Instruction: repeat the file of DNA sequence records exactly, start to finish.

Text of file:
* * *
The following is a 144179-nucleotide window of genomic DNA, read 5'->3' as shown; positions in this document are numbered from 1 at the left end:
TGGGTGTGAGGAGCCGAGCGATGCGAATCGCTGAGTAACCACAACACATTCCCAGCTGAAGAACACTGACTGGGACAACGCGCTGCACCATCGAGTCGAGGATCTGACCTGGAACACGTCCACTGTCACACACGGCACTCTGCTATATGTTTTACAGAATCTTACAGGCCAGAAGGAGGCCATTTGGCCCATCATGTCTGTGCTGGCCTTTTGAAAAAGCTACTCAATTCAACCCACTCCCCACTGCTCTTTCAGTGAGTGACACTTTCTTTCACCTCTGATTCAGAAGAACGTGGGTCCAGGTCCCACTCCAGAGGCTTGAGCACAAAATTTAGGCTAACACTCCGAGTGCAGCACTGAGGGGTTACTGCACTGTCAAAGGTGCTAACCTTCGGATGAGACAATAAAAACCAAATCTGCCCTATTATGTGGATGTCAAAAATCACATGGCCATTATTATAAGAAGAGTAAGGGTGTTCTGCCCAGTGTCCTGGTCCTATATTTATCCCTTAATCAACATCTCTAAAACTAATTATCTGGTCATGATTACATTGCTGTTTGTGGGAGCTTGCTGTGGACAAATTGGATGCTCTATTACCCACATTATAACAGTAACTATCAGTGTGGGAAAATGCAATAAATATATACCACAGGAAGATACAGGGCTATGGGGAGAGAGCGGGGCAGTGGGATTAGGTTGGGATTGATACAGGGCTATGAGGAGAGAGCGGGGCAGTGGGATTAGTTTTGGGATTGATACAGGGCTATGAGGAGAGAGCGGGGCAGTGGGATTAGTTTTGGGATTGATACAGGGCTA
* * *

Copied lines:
The following is a 144179-nucleotide window of genomic DNA, read 5'->3' as shown; positions in this document are numbered from 1 at the left end:
TGGGTGTGAGGAGCCGAGCGATGCGAATCGCTGAGTAACCACAACACATTCCCAGCTGAAGAACACTGACTGGGACAACGCGCTGCACCATCGAGTCGAGGATCTGACCTGGAACACGTCCACTGTCACACACGGCACTCTGCTATATGTTTTACAGAATCTTACAGGCCAGAAGGAGGCCATTTGGCCCATCATGTCTGTGCTGGCCTTTTGAAAAAGCTACTCAATTCAACCCACTCCCCACTGCTCTTTCAGTGAGTGACACTTTCTTTCACCTCTGATTCAGAAGAACGTGGGTCCAGGTCCCACTCCAGAGGCTTGAGCACAAAATTTAGGCTAACACTCCGAGTGCAGCACTGAGGGGTTACTGCACTGTCAAAGGTGCTAACCTTCGGATGAGACAATAAAAACCAAATCTGCCCTATTATGTGGATGTCAAAAATCACATGGCCATTATTATAAGAAGAGTAAGGGTGTTCTGCCCAGTGTCCTGGTCCTATATTTATCCCTTAATCAACATCTCTAAAACTAATTATCTGGTCATGATTACATTGCTGTTTGTGGGAGCTTGCTGTGGACAAATTGGATGCTCTATTACCCACATTATAACAGTAACTATCAGTGTGGGAAAATGCAATAAATATATACCACAGGAAGATACAGGGCTATGGGGAGAGAGCGGGGCAGTGGGATTAGGTTGGGATTGATACAGGGCTATGAGGAGAGAGCGGGGCAGTGGGATTAGTTTTGGGATTGATACAGGGCTATGAGGAGAGAGCGGGGCAGTGGGATTAGTTTTGGGATTGATACAGGGCTA